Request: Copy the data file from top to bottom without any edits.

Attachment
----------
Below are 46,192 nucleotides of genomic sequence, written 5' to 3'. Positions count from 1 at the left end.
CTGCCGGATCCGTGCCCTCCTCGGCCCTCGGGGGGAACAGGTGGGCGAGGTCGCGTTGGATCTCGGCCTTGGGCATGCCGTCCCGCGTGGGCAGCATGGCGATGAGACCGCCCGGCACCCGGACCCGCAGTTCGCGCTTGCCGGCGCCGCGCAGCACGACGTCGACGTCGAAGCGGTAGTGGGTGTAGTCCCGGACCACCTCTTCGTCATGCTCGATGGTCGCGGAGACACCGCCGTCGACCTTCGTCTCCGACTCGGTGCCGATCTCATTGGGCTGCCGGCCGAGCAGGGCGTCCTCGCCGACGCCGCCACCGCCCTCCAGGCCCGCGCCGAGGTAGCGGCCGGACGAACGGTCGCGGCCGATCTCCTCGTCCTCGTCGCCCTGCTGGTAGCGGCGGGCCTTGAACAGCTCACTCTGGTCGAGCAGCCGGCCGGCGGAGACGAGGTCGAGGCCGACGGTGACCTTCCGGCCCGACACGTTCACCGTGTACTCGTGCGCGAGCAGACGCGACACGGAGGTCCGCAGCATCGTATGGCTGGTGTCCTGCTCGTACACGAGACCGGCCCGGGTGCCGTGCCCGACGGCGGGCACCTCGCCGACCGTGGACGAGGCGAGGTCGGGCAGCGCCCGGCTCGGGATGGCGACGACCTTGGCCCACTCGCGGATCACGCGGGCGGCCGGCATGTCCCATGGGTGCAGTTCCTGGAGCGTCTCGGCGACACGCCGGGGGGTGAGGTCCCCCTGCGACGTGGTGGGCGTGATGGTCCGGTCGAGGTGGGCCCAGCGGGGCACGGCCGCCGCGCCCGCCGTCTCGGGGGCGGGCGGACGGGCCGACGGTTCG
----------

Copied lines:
Below are 46,192 nucleotides of genomic sequence, written 5' to 3'. Positions count from 1 at the left end.
CTGCCGGATCCGTGCCCTCCTCGGCCCTCGGGGGGAACAGGTGGGCGAGGTCGCGTTGGATCTCGGCCTTGGGCATGCCGTCCCGCGTGGGCAGCATGGCGATGAGACCGCCCGGCACCCGGACCCGCAGTTCGCGCTTGCCGGCGCCGCGCAGCACGACGTCGACGTCGAAGCGGTAGTGGGTGTAGTCCCGGACCACCTCTTCGTCATGCTCGATGGTCGCGGAGACACCGCCGTCGACCTTCGTCTCCGACTCGGTGCCGATCTCATTGGGCTGCCGGCCGAGCAGGGCGTCCTCGCCGACGCCGCCACCGCCCTCCAGGCCCGCGCCGAGGTAGCGGCCGGACGAACGGTCGCGGCCGATCTCCTCGTCCTCGTCGCCCTGCTGGTAGCGGCGGGCCTTGAACAGCTCACTCTGGTCGAGCAGCCGGCCGGCGGAGACGAGGTCGAGGCCGACGGTGACCTTCCGGCCCGACACGTTCACCGTGTACTCGTGCGCGAGCAGACGCGACACGGAGGTCCGCAGCATCGTATGGCTGGTGTCCTGCTCGTACACGAGACCGGCCCGGGTGCCGTGCCCGACGGCGGGCACCTCGCCGACCGTGGACGAGGCGAGGTCGGGCAGCGCCCGGCTCGGGATGGCGACGACCTTGGCCCACTCGCGGATCACGCGGGCGGCCGGCATGTCCCATGGGTGCAGTTCCTGGAGCGTCTCGGCGACACGCCGGGGGGTGAGGTCCCCCTGCGACGTGGTGGGCGTGATGGTCCGGTCGAGGTGGGCCCAGCGGGGCACGGCCGCCGCGCCCGCCGTCTCGGGGGCGGGCGGACGGGCCGACGGTTCG